• Spina E, Pisani F, Perucca E. Clinically significant pharmacokinetic drug interactions with carbamazepine. An update. Clin Pharmacokinet. 1996;31:198–214. [PubMed]
  • Stern L, Dannon PN, Hirschmann S, Schriber S, Amytal D, Dolberg OT, Grunhaus L. Aminophylline increases seizure length during electroconvulsive therapy. J Ect. 1999;15:252–7. [PubMed]
  • Sugimoto T, Sugimoto M, Uchida I, Mashimo T, Okada S. Inhibitory effect of theophylline on recombinant GABA(A) receptor. Neuroreport. 2001;12:489–93. [PubMed]
  • Svenningsson P, Nomikos GG, Fredholm BB. The stimulatory action and the development of tolerance to caffeine is associated with alterations in gene expression in specific brain regions. J Neurosci. 1999;19:4011–22. [PubMed]
  • Swiader MJ, Luszczki JJ, Wielosz M, Czuczwar SJ. Effect of histamine receptor antagonists on aminophylline-induced seizures and lethality in mice. Pharmacol Rep. 2005;57:531–5. [PubMed]
  • Szybala C, Pritchard EM, Wilz A, Kaplan DL, Boison D. Antiepileptic effects of silk-polymer based adenosine release in kindled rats. Exp Neurol. 2009 in press. [PMC free article] [PubMed]
  • Turski L, Ikonomidou C, Turski WA, Bortolotto ZA, Cavalheiro EA. Review: cholinergic mechanisms and epileptogenesis. The seizures induced by pilocarpine: a novel experimental model of intractable epilepsy. Synapse. 1989;3:154–71. [PubMed]
  • Usachev Y, Shmigol A, Pronchuk N, Kostyuk P, Verkhratsky A. Caffeine-induced calcium release from internal stores in cultured rat sensory neurons. Neuroscience. 1993;57:845–59. [PubMed]
  • Van Dellen RG. Clinical pharmacology. Series on pharmacology in practice. 4. Theophylline. Practical application of new knowledge. Mayo Clin Proc. 1979;54:733–45. [PubMed]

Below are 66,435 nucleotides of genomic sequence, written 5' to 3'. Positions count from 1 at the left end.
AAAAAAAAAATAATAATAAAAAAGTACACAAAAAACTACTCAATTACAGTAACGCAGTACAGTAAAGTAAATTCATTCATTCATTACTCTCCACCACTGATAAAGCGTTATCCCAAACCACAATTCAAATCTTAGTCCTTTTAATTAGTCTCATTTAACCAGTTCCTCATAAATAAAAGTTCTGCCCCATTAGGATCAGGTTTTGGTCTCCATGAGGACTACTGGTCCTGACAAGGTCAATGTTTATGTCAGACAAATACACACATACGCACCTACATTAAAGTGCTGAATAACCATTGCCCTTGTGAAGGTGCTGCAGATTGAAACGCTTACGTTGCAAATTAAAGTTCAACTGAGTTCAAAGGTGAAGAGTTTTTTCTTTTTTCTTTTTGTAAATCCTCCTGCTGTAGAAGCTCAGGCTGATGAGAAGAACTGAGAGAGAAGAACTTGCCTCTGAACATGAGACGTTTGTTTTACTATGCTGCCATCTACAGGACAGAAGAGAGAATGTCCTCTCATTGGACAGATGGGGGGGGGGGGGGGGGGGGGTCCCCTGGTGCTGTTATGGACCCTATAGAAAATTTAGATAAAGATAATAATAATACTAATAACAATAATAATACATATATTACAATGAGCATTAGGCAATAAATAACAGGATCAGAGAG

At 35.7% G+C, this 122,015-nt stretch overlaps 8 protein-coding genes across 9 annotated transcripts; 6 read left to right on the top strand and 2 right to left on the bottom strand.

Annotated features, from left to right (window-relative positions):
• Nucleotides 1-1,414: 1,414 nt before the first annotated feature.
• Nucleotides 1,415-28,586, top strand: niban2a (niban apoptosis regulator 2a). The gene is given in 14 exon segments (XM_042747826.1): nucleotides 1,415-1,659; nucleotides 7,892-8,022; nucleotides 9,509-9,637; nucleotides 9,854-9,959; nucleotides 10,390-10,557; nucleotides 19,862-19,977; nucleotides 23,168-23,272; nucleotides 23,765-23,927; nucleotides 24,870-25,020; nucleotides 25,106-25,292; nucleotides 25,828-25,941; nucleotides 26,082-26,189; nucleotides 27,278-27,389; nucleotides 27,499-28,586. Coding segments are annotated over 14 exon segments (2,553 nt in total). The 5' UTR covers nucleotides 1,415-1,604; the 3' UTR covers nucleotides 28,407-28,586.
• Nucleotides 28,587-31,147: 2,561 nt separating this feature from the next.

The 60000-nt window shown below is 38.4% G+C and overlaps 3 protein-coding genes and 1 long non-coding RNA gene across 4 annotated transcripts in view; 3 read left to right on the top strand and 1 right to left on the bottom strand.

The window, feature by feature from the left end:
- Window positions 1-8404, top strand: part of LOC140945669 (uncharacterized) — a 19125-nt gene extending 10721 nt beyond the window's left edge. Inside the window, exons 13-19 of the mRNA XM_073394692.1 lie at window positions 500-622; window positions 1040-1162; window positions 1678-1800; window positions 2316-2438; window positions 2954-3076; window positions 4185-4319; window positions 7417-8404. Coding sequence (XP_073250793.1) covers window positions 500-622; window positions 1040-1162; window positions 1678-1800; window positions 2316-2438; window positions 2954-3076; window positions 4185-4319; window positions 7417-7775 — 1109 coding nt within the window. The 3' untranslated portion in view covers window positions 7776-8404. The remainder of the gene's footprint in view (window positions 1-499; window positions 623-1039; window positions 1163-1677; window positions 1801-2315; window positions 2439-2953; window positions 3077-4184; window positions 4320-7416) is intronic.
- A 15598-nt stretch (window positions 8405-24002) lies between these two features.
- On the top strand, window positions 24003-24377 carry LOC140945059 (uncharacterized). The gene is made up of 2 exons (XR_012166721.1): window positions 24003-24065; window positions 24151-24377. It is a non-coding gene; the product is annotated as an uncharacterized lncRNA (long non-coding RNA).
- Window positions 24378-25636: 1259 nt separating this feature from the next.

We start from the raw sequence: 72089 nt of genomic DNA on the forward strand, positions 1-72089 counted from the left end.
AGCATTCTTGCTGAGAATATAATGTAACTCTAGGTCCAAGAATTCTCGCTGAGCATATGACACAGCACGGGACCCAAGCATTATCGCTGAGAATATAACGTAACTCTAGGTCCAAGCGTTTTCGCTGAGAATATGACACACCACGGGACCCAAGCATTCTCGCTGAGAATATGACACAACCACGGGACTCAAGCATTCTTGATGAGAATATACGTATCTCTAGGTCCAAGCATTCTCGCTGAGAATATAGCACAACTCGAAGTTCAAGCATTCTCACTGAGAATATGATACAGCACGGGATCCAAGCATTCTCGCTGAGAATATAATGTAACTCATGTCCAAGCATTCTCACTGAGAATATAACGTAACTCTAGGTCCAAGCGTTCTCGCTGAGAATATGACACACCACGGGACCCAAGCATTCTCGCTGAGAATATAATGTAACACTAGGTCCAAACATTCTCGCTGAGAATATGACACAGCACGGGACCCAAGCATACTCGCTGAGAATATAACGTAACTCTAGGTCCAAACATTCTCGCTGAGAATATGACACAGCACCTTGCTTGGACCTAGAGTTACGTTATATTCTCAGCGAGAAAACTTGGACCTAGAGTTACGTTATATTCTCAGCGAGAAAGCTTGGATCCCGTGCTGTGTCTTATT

• Verkhratsky A. Physiology and pathophysiology of the calcium store in the endoplasmic reticulum of neurons. Physiol Rev. 2005;85:201–79. [PubMed]
  • Wu C, Wong T, Wu X, Sheppy E, Zhang L. Adenosine as an endogenous regulating factor of hippocampal sharp waves. Hippocampus. 2009;19:205–20. [PubMed]
  • Yoshikawa H. First-line therapy for theophylline-associated seizures. Acta Neurol Scand. 2007;115:57–61. [PubMed]
  • Young D, Dragunow M. Status epilepticus may be caused by loss of adenosine anticonvulsant mechanisms. Neurosci. 1994;58:245–261. [PubMed]
  • Yu L, Coelho JE, Zhang X, Fu Y, Tillman A, Karaoz U, Fredholm BB, Weng Z, Chen JF. Uncovering multiple molecular targets for caffeine using a drug target validation strategy combining A 2A receptor knockout mice with microarray profiling. Physiol Genomics. 2009;37:199–210. [PubMed]
  • Zhi JG, Levy G. Effect of chronic caffeine administration on theophylline concentrations required to produce seizures in rats. Proc Soc Exp Biol Med. 1990;193:210–3. [PubMed]